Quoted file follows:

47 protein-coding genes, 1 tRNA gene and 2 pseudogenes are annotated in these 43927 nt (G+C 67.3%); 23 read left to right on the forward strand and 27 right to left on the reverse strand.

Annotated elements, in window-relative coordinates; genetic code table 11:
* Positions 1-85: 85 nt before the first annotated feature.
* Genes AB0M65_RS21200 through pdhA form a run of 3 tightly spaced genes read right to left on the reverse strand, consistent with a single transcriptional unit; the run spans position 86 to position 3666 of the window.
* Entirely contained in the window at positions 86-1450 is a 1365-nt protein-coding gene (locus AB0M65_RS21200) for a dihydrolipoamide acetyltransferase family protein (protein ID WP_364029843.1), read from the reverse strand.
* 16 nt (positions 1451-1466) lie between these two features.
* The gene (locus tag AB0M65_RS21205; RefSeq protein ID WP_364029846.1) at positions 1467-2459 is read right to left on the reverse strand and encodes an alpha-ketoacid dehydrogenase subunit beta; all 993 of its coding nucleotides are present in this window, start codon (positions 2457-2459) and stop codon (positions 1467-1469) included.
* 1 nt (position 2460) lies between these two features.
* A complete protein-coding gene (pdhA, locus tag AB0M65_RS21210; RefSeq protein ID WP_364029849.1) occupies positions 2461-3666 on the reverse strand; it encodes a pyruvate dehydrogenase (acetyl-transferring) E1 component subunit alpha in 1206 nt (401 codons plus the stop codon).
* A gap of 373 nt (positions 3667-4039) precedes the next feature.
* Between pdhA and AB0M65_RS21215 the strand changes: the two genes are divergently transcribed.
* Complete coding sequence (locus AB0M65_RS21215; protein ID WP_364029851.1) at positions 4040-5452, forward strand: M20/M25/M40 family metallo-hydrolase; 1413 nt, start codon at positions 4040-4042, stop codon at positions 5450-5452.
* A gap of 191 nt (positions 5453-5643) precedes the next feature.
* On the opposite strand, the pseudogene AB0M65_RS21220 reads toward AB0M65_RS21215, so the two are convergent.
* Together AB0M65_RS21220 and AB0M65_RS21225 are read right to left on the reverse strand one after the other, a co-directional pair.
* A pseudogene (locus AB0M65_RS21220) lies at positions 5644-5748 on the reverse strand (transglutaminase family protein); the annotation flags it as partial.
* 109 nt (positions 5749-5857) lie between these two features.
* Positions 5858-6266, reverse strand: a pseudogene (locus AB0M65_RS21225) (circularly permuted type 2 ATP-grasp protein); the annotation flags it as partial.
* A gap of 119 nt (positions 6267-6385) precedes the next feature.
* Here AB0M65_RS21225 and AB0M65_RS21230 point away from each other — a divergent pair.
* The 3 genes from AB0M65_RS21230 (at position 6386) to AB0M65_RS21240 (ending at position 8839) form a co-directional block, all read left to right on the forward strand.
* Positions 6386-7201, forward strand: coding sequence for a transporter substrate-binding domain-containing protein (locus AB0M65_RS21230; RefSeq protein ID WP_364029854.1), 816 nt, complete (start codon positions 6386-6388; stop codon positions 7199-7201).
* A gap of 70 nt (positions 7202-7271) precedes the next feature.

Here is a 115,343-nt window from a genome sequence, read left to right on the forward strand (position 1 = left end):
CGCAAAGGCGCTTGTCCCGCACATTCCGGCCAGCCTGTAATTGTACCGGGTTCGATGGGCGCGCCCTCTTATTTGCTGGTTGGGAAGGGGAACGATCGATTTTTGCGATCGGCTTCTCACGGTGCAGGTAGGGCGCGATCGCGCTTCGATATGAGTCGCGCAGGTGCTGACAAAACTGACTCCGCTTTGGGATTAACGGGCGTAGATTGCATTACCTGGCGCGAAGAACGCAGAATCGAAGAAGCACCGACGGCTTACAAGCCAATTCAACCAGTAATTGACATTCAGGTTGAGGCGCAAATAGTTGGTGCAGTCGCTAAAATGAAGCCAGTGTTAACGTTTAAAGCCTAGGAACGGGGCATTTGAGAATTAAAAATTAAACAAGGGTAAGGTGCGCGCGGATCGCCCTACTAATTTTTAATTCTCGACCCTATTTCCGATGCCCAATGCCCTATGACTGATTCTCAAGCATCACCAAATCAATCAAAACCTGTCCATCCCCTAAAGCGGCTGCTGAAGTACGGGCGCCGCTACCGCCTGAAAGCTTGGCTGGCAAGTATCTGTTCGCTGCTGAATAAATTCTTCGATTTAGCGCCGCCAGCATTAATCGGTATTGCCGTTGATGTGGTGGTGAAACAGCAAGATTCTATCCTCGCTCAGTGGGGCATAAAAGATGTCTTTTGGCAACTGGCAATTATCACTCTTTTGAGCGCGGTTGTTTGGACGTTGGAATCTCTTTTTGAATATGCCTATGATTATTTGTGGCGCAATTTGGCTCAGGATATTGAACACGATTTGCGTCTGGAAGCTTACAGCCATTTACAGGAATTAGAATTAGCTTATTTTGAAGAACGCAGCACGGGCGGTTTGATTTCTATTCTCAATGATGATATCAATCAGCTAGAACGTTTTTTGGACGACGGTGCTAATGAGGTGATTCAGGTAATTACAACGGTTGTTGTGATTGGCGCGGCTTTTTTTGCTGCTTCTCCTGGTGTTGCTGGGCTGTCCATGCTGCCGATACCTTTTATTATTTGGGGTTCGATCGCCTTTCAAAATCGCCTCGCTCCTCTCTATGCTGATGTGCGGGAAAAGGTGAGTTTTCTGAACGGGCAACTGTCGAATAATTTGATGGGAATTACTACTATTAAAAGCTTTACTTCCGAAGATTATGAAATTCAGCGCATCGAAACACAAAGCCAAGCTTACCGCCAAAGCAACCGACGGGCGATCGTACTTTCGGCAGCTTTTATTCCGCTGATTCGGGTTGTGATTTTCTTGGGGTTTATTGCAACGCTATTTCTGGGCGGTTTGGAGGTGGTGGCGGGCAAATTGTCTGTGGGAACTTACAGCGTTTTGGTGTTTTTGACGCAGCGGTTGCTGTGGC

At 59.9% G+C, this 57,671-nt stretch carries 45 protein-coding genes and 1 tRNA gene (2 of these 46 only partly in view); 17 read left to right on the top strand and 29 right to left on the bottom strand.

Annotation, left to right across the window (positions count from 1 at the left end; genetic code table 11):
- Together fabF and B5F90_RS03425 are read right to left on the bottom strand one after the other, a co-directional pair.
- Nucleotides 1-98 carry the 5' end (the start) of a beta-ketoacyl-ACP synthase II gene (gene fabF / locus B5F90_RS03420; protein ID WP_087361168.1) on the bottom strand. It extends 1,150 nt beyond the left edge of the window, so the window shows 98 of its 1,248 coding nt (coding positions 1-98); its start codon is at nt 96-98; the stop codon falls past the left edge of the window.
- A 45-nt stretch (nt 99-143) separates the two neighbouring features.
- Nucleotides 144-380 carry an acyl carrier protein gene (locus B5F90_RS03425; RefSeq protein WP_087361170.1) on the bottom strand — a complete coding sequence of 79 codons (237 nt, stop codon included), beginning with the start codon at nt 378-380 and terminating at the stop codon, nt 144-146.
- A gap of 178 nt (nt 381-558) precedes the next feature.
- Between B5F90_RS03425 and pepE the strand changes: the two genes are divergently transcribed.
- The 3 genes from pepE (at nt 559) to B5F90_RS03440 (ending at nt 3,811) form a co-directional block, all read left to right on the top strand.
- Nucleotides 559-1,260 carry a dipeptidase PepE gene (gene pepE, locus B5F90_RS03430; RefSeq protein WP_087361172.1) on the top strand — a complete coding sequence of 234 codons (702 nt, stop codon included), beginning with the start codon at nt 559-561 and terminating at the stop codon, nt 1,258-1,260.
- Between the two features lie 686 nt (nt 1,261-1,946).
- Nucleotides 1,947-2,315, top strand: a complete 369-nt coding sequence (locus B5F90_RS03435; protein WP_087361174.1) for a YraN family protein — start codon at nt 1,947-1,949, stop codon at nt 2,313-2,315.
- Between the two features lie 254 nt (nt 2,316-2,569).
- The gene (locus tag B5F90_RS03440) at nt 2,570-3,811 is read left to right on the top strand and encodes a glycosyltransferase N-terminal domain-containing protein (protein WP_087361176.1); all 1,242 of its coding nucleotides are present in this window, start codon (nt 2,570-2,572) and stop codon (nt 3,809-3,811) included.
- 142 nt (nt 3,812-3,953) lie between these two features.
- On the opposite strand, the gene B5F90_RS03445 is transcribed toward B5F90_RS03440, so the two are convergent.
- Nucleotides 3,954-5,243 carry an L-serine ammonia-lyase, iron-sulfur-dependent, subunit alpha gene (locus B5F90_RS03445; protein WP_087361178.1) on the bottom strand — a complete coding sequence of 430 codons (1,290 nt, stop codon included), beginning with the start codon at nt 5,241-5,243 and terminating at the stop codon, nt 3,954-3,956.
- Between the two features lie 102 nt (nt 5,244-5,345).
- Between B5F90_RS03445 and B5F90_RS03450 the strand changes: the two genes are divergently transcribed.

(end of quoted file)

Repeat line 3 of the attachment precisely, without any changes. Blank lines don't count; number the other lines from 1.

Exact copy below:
* Positions 1-85: 85 nt before the first annotated feature.